For Longbox Graveyard, the Freshly Pressed effect was felt not as a spike but more like the tide coming in (and staying). Near as I can tell, the WordPress dashboard lumps views from within WordPress itself with organic views, so exact numbers aren’t available, but from Friday through Sunday (when Longbox Graveyard was at or near the top of the Freshly Pressed site), I appear to have averaged about 325 additional daily views that I can ascribe to the promotion, more than doubling my usual weekend traffic. For the week as a whole, I also gained 139 new followers for the blog (versus the 100 that had signed up in the preceding two years), and also garnered 58 “Likes” (also, easily, a record for the site). Those Freshly Pressed floodwaters have also been slow to recede, and as of this writing my daily views are still running noticeably ahead of normal.
Another impact of an elevated profile inside the WordPress ecosystem (which I didn’t really know existed before this) were a series of “reblogs” from other bloggers, which I gather is a kind of endorsement. It would be churlish to question the value of a Human Torch and Spider-Man article to the Chinese Massage blog, but there we are (and if you find yourself in Beijing and want a pretty girl to help you get “vigorous and comfortable,” well, now you know where to go. Flame On!)
note the big spike above is NOT from Freshly Pressed — that’s the Reddit Effect — Freshly Pressed traffic starts arriving on the 21st!
Because it never rains but that it pours, the Freshly Pressed tidal surge was foreshadowed by a flash flood, and followed by a thunderstorm. First, a link to Mark’s post got traction over at the comicbook sub-Reddit, driving 1600 views on what turned out to be an all-time record day for the blog (2,630 total views). I suspect that visibility had a lot to do with WordPress discovering Longbox Graveyard for their Freshly Pressed recognition in the first place. Then, out of nowhere, my Panel Gallery of Steve Ditko’s Amazing Spider-Faces was featured at Tor.com, adding another couple hundred views on 6/25, right when the Freshly Pressed effect was beginning to abate. (Tor.com? Who knew?) It is possible that my Dikto piece was discovered as a result of Freshly Pressed traffic, but I think I’ve traced the origin of the Tor endorsement to a retweet of one of my routine promotional Twitter messages on Sunday. Whatever the source … thanks, and I’ll take it!
That’s all I can tell you about Freshly Pressed! I have no special insight on why Longbox Graveyard was selected, or how you can make that happen for your own blog. I do know that it is a legitimate accomplishment for Longbox Graveyard, and I’m proud to have had it happen. Thanks to WordPress for the recognition, and thanks especially to Mark Ginocchio of Chasing Amazing for his great work and contributions to this blog! Thanks also to my many readers — both those who have been with me from the start, and those who have joined in just the last week — for making Longbox Graveyard such a rewarding endeavor!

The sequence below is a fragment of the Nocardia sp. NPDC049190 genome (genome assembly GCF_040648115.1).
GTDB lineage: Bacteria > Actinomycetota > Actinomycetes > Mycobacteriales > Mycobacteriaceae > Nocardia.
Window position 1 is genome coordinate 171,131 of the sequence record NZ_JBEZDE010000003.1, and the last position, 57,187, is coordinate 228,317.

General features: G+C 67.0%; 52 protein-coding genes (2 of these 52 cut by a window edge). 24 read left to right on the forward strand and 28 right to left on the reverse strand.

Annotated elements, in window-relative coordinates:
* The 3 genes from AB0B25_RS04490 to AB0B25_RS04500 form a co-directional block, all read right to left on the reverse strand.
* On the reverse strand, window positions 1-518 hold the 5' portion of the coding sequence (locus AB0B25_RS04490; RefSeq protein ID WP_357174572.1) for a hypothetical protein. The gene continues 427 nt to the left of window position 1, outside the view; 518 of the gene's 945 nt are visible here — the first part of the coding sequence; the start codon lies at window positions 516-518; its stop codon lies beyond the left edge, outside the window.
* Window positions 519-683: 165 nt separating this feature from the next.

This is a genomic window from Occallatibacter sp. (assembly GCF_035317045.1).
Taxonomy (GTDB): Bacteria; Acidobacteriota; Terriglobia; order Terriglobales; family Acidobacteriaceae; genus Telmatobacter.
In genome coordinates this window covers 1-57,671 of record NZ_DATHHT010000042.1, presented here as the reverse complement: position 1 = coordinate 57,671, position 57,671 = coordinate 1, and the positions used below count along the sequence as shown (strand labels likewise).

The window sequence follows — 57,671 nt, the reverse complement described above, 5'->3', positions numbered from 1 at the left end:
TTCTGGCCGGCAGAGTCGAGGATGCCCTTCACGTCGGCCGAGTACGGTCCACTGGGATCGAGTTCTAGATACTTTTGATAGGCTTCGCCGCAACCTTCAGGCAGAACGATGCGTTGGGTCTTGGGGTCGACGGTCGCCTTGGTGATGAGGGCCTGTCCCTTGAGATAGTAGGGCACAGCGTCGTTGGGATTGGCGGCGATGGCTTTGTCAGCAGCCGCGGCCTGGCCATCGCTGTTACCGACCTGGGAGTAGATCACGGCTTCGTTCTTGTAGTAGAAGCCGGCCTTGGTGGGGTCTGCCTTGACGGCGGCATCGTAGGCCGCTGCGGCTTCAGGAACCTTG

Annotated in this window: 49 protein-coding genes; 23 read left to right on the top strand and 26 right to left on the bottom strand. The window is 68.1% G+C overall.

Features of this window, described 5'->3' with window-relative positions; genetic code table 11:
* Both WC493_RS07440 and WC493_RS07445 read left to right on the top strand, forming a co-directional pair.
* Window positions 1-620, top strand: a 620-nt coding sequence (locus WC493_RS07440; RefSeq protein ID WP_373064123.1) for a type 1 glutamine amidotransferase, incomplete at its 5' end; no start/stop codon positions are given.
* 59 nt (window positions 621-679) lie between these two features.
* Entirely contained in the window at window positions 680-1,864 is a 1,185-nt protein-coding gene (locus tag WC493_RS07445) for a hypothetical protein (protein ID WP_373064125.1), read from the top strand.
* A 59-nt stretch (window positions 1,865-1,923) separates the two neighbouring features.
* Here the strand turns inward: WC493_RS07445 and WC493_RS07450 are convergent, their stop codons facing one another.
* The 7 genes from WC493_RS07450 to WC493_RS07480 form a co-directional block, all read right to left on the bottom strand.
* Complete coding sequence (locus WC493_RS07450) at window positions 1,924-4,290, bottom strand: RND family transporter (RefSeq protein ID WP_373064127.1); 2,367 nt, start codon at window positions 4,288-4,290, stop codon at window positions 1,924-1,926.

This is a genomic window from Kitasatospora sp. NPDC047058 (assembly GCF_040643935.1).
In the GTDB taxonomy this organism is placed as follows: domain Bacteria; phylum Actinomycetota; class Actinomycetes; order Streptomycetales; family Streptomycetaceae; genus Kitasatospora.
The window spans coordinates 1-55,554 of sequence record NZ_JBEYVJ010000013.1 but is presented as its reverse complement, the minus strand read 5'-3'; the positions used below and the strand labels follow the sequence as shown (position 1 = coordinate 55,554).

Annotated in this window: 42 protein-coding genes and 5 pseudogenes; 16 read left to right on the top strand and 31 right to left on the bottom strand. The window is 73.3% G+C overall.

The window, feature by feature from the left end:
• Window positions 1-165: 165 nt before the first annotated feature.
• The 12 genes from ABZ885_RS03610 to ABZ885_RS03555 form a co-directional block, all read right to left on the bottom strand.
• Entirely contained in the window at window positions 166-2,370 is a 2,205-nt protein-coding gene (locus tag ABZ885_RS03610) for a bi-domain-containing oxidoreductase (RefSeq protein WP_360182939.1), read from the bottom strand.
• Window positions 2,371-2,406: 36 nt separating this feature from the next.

(And if you are a new reader who discovered Longbox Graveyard through Freshly Pressed, or Reddit, or Tor.com, or a prophetic dream, or even a tip from your cellmate, why not post in comments and introduce yourself? I won’t bite).
- Longbox Soapbox (Summer 2013) (longboxgraveyard.com)
- Freshly Pressed (thehesoproject.com)
- Better than Freshly Pressed (theseeker57.wordpress.com)
- Freshly Pressed! (alicia-prague-blog.com)
- Welp, I’ve been Freshly Pressed (thegingebinge.com)
- Best Frenemies Forever (bluxomestreet.wordpress.com)
- Down With Freshly Pressed (poetscornerblog.wordpress.com)
- Five Ways to Get Featured on Freshly Pressed (savvybookwriters.wordpress.com)
And just like that six months have got behind me and it’s time for another Longbox Soapbox!
Twice a year I take stock of where I am with Longbox Graveyard, solicit feedback in the form of a poll, reveal some numbers behind the blog, and take a formal vow to continue Longbox Graveyard for another six months (or not).
Those interested in blogging minutia can review my past Longbox Soapbox columns:
This 104th “issue” of Longbox Graveyard is a big one for me, as it marks two years of continuous Wednesday publication for the blog. Starting as a means of keeping myself on-track in reducing and organizing my comics Accumulation (a job I have yet to complete), Longbox Graveyard has taken on a life of its own as a Bronze Age comic book nostalgia blog. A few recent guest blogs notwithstanding, Longbox Graveyard remains a one-man effort done out of love of comics, as well as a desire to communicate with my fellow hobbyists. Every half-hearted attempt I’ve made to monetize the blog has been met with indifference or disaster. Like Reed Richards, I’m a lunkhead when it comes to making money!
let’s not talk about money
From the start I’ve kept this blog going by signing six-month contracts with myself. Once I’ve commenced on a six-month hitch of Longbox Graveyard I make myself see it through. When those six months are up, I either sign up for another six months, or put the blog to bed.
do you recognize this devilish contract from the 1970s?
Will Longbox Graveyard continue, or will I shut it down? The answer is … both! (Sort of). More details in a moment, but before looking at where I am going, a brief survey of where I have been.
Statistics & Hits
Hits of course are the lifeblood of any blog. Traffic drives dollars if you are doing this for a living — which I am not — but even with a free blog, hits are your scoreboard, and it is hard to ignore them. I check my traffic several times each day, and if I am not so obsessed with these numbers as in months past, I would be lying if I said my traffic numbers were unimportant to me.
What is not a lie is to say my numbers are less important to me than the last time I did a Longbox Soapbox. After the crazy growth in the second six months of Longbox Graveyard’s life, my readership has plateaued a little, but I am still seeing decent growth. My monthly average readership in December 2012-May 2013 was up about 13% from the preceding six months. January 2013 saw the blog go above 10K views in a month for the first time, but the average for this period has been a more modest 8321 views/month.